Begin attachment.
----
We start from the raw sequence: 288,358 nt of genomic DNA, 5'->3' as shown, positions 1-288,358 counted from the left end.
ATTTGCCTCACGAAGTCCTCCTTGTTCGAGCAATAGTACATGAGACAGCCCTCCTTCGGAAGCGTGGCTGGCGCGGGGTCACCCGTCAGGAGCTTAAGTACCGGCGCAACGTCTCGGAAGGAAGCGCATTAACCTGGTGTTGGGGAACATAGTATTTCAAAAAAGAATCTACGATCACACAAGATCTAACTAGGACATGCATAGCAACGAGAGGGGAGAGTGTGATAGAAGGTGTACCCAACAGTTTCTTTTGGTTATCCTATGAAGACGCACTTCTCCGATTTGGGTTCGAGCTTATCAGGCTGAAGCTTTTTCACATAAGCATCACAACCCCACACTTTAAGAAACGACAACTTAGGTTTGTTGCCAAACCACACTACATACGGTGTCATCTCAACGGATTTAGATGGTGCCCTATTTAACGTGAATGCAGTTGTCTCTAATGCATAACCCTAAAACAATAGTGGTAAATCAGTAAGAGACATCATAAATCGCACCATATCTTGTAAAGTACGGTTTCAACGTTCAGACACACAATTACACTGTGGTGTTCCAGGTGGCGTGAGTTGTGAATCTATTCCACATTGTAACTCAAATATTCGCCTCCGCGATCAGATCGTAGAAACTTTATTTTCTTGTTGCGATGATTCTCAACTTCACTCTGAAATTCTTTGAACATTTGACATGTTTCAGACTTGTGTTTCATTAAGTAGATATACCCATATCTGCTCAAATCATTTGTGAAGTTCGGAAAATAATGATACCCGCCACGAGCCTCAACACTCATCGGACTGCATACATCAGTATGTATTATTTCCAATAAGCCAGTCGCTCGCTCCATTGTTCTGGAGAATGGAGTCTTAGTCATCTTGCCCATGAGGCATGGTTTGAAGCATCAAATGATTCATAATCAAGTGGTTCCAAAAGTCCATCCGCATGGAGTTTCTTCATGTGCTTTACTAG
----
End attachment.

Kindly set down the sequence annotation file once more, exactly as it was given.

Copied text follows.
We start from the raw sequence: 288,358 nt of genomic DNA, 5'->3' as shown, positions 1-288,358 counted from the left end.
ATTTGCCTCACGAAGTCCTCCTTGTTCGAGCAATAGTACATGAGACAGCCCTCCTTCGGAAGCGTGGCTGGCGCGGGGTCACCCGTCAGGAGCTTAAGTACCGGCGCAACGTCTCGGAAGGAAGCGCATTAACCTGGTGTTGGGGAACATAGTATTTCAAAAAAGAATCTACGATCACACAAGATCTAACTAGGACATGCATAGCAACGAGAGGGGAGAGTGTGATAGAAGGTGTACCCAACAGTTTCTTTTGGTTATCCTATGAAGACGCACTTCTCCGATTTGGGTTCGAGCTTATCAGGCTGAAGCTTTTTCACATAAGCATCACAACCCCACACTTTAAGAAACGACAACTTAGGTTTGTTGCCAAACCACACTACATACGGTGTCATCTCAACGGATTTAGATGGTGCCCTATTTAACGTGAATGCAGTTGTCTCTAATGCATAACCCTAAAACAATAGTGGTAAATCAGTAAGAGACATCATAAATCGCACCATATCTTGTAAAGTACGGTTTCAACGTTCAGACACACAATTACACTGTGGTGTTCCAGGTGGCGTGAGTTGTGAATCTATTCCACATTGTAACTCAAATATTCGCCTCCGCGATCAGATCGTAGAAACTTTATTTTCTTGTTGCGATGATTCTCAACTTCACTCTGAAATTCTTTGAACATTTGACATGTTTCAGACTTGTGTTTCATTAAGTAGATATACCCATATCTGCTCAAATCATTTGTGAAGTTCGGAAAATAATGATACCCGCCACGAGCCTCAACACTCATCGGACTGCATACATCAGTATGTATTATTTCCAATAAGCCAGTCGCTCGCTCCATTGTTCTGGAGAATGGAGTCTTAGTCATCTTGCCCATGAGGCATGGTTTGAAGCATCAAATGATTCATAATCAAGTGGTTCCAAAAGTCCATCCGCATGGAGTTTCTTCATGTGCTTTACTAG